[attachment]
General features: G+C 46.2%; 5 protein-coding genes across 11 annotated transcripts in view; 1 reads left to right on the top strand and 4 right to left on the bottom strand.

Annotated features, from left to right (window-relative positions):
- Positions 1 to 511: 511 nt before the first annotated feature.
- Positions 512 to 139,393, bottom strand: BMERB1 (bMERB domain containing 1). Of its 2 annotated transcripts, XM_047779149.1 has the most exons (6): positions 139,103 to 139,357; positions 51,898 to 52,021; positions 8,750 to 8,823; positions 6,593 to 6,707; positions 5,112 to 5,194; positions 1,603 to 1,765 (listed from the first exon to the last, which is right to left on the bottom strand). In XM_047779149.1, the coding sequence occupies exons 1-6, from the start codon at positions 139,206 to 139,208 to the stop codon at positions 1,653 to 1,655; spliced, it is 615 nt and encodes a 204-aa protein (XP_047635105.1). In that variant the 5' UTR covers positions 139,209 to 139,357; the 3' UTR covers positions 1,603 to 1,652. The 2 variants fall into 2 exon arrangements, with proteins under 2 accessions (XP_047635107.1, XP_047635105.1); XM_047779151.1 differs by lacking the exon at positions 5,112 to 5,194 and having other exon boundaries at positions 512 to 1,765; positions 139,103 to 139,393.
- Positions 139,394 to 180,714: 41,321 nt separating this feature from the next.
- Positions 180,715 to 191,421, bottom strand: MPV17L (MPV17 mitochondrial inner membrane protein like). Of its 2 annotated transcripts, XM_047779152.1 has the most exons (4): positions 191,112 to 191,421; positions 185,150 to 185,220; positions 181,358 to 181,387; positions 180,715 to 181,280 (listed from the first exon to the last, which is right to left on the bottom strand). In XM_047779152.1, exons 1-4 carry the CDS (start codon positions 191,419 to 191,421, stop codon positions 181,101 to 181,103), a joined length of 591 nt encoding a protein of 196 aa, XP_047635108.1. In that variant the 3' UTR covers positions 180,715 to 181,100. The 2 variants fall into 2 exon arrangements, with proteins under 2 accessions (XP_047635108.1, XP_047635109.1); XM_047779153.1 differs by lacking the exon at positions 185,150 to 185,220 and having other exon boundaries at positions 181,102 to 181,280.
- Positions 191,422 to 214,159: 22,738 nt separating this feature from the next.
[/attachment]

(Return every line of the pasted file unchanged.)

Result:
General features: G+C 46.2%; 5 protein-coding genes across 11 annotated transcripts in view; 1 reads left to right on the top strand and 4 right to left on the bottom strand.

Annotated features, from left to right (window-relative positions):
- Positions 1 to 511: 511 nt before the first annotated feature.
- Positions 512 to 139,393, bottom strand: BMERB1 (bMERB domain containing 1). Of its 2 annotated transcripts, XM_047779149.1 has the most exons (6): positions 139,103 to 139,357; positions 51,898 to 52,021; positions 8,750 to 8,823; positions 6,593 to 6,707; positions 5,112 to 5,194; positions 1,603 to 1,765 (listed from the first exon to the last, which is right to left on the bottom strand). In XM_047779149.1, the coding sequence occupies exons 1-6, from the start codon at positions 139,206 to 139,208 to the stop codon at positions 1,653 to 1,655; spliced, it is 615 nt and encodes a 204-aa protein (XP_047635105.1). In that variant the 5' UTR covers positions 139,209 to 139,357; the 3' UTR covers positions 1,603 to 1,652. The 2 variants fall into 2 exon arrangements, with proteins under 2 accessions (XP_047635107.1, XP_047635105.1); XM_047779151.1 differs by lacking the exon at positions 5,112 to 5,194 and having other exon boundaries at positions 512 to 1,765; positions 139,103 to 139,393.
- Positions 139,394 to 180,714: 41,321 nt separating this feature from the next.
- Positions 180,715 to 191,421, bottom strand: MPV17L (MPV17 mitochondrial inner membrane protein like). Of its 2 annotated transcripts, XM_047779152.1 has the most exons (4): positions 191,112 to 191,421; positions 185,150 to 185,220; positions 181,358 to 181,387; positions 180,715 to 181,280 (listed from the first exon to the last, which is right to left on the bottom strand). In XM_047779152.1, exons 1-4 carry the CDS (start codon positions 191,419 to 191,421, stop codon positions 181,101 to 181,103), a joined length of 591 nt encoding a protein of 196 aa, XP_047635108.1. In that variant the 3' UTR covers positions 180,715 to 181,100. The 2 variants fall into 2 exon arrangements, with proteins under 2 accessions (XP_047635108.1, XP_047635109.1); XM_047779153.1 differs by lacking the exon at positions 185,150 to 185,220 and having other exon boundaries at positions 181,102 to 181,280.
- Positions 191,422 to 214,159: 22,738 nt separating this feature from the next.